A lot of things are said about the alleged “Pope Joan.” Depending on who is telling the story, she was a courageous feminist, a clever opportunist, a brilliant scholar who couldn’t make it as a woman in a man’s world. She is said to have been a wise ruler and an astute theologian, though, oddly, no decree or theological teaching purporting to have come from her has made its way down to our day. In any case, the fact is, there was no Pope Joan. She exists only as pure legend. The primary proofs that this is all just a fable are these: First, the earliest point that we can trace the legend to is the mid-13th century, but the legend didn’t really gain wide currency until the late 14th century. No evidence of any kind exists from the ninth century (when Pope Joan was alleged to have reigned), nor do we see any in the 10th through 12th centuries. None of the annals or acts of the Popes that were written between the ninth and 13th centuries (and none after that, either) mention her.

Church historian J.P. Kirsch wrote that “Not one contemporaneous historical source among the papal histories knows anything about her; also, no mention is made of her until the middle of the 13th century. Now it is incredible that the appearance of a ‘popess,’ if it was a historical fact, would be noticed by none of the numerous historians from the 10th to the 13th century. In the history of the Popes, there is no place where this legendary figure will fit in. Between Leo IV and Benedict III, where Martinus Polonus places her, she cannot be inserted . . .” (Article on Pope Joan, Catholic Encyclopedia, 1913).

So where did the legend come from? There are two likely possibilities. The first is that the Roman population became disgusted with the corrupt influence wielded over Pope Sergius (reigned 904–911) by the powerful and wealthy Theodora Theophylact, and more specifically by her young daughter Morozia, a cunning and exceptionally attractive woman. It appears that Morozia was Sergius ‘ mistress and bore him at least one son (the future Pope John XI). The fabulously wealthy and prestigious Theophylact family wielded immense power in Rome during the 10th century, even, sadly, over several Popes. This is a sorry episode in the history of the Church, one which displayed a decadence and immorality that even Popes, at times, could fall prey to—a reminder to us all that men, even the holiest of men, are not invulnerable to temptation and personal weakness. Despite their sins, Christ’s promise that the Church would be protected from error was not, nor has it ever been, broken.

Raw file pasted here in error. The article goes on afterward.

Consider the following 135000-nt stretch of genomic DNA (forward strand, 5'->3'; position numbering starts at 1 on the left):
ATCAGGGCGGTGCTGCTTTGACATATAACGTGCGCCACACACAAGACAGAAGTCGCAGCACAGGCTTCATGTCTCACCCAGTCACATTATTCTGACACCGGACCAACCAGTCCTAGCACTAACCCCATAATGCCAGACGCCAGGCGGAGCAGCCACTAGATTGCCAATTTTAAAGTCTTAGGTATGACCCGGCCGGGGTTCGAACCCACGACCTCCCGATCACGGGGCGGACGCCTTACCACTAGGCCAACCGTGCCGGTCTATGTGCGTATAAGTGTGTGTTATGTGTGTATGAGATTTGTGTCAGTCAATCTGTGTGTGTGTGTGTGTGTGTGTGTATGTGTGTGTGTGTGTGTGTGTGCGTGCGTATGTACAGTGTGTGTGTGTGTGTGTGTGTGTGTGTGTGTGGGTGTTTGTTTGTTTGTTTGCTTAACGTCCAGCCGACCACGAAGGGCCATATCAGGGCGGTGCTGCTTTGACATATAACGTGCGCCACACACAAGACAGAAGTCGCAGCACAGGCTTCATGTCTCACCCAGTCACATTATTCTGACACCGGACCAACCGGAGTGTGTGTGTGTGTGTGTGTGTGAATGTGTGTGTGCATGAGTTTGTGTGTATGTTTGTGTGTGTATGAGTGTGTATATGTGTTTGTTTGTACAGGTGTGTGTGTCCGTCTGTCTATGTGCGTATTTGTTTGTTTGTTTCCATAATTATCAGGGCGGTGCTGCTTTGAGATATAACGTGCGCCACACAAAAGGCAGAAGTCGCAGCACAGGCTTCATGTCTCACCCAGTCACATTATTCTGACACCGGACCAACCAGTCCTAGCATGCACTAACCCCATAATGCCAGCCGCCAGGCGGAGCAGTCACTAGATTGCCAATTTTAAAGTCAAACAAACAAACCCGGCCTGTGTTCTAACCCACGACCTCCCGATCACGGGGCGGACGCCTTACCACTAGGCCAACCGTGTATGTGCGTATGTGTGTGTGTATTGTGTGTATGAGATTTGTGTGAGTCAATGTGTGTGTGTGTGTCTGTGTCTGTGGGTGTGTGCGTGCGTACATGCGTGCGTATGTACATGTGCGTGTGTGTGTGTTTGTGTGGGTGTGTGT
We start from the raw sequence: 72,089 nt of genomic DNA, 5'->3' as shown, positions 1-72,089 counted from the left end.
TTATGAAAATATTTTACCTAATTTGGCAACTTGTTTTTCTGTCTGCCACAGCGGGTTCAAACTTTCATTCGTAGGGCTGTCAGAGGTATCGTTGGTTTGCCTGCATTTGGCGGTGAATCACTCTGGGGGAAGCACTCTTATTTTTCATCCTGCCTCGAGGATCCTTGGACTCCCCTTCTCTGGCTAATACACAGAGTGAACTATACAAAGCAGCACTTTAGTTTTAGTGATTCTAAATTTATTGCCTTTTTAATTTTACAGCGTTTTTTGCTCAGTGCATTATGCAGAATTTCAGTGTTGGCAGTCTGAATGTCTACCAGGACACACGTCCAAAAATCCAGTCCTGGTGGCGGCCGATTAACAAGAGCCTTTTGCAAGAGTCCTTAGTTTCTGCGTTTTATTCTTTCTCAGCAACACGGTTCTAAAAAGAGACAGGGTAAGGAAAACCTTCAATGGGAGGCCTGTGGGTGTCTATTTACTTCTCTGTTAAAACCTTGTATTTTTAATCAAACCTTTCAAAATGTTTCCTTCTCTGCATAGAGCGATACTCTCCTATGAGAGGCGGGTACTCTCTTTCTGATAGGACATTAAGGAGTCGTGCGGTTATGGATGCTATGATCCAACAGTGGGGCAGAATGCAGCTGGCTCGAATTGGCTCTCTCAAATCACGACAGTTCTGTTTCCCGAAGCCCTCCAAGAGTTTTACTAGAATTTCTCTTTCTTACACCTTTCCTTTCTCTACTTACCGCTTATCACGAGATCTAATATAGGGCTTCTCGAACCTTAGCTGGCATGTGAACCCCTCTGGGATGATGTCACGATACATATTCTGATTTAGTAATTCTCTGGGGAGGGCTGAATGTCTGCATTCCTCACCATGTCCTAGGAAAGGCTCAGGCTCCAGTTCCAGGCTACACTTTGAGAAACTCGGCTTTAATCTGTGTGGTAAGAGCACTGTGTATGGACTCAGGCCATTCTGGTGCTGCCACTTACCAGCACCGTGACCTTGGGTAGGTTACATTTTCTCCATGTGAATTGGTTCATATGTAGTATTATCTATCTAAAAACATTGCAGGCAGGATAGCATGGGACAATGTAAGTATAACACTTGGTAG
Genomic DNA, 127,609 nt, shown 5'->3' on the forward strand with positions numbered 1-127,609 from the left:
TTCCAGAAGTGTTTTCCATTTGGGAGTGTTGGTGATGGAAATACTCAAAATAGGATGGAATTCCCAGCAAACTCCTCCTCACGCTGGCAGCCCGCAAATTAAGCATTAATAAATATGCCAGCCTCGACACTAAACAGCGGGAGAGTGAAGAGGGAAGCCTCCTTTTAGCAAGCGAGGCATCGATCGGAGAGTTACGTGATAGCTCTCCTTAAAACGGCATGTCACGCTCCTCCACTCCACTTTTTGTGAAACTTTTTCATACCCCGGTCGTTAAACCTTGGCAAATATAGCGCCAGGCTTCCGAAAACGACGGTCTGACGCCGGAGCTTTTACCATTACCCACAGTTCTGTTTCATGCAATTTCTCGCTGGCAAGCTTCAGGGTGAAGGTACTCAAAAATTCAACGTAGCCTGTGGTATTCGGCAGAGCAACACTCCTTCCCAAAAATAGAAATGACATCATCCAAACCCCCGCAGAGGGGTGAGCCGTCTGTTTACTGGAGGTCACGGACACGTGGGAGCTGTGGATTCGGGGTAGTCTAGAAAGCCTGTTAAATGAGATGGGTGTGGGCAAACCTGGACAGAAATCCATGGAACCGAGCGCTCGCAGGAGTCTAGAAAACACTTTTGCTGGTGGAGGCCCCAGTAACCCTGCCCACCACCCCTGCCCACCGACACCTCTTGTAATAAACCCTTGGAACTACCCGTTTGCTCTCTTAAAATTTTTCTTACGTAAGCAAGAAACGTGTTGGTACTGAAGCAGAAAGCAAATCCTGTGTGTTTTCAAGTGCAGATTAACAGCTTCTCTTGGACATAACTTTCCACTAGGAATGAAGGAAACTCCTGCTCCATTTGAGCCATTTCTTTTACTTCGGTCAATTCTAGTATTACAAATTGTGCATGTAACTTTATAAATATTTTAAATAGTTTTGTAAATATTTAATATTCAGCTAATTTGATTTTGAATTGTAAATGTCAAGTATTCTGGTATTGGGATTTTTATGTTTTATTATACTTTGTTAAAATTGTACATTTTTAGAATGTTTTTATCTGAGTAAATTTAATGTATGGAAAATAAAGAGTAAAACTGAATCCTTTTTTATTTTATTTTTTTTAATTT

From the details of Sergius III’s pontificate, it seems clear that he was a vain, violent and sensuous man. It’s quite possible that the disgusted faithful took to mocking him or one of his immediate successors because he was perceived to have been under the influence of the Theophylact women. Some historians trace the legend of a female pope to Morozia, saying the people called her “Pope Joan” to mock the weak popes she controlled, in the same way some American first ladies have been called “president” to mock their perceived weak husbands.

Another possible explanation for the Pope Joan legend lies in the conduct of the much maligned Pope John VIII (reigned 872–882). He appears to have had a very weak personality, even perhaps somewhat effeminate. Cardinal Baronius, in his Church history Annals, suggests that John VIII’s reputation as effeminate gave rise to the legend. Indeed, it would seem that over time, the common folk added ever more lurid embellishments until the vulgar jokes about the hapless (and certainly male) Pope ballooned and metamorphosed into a female “popessa.”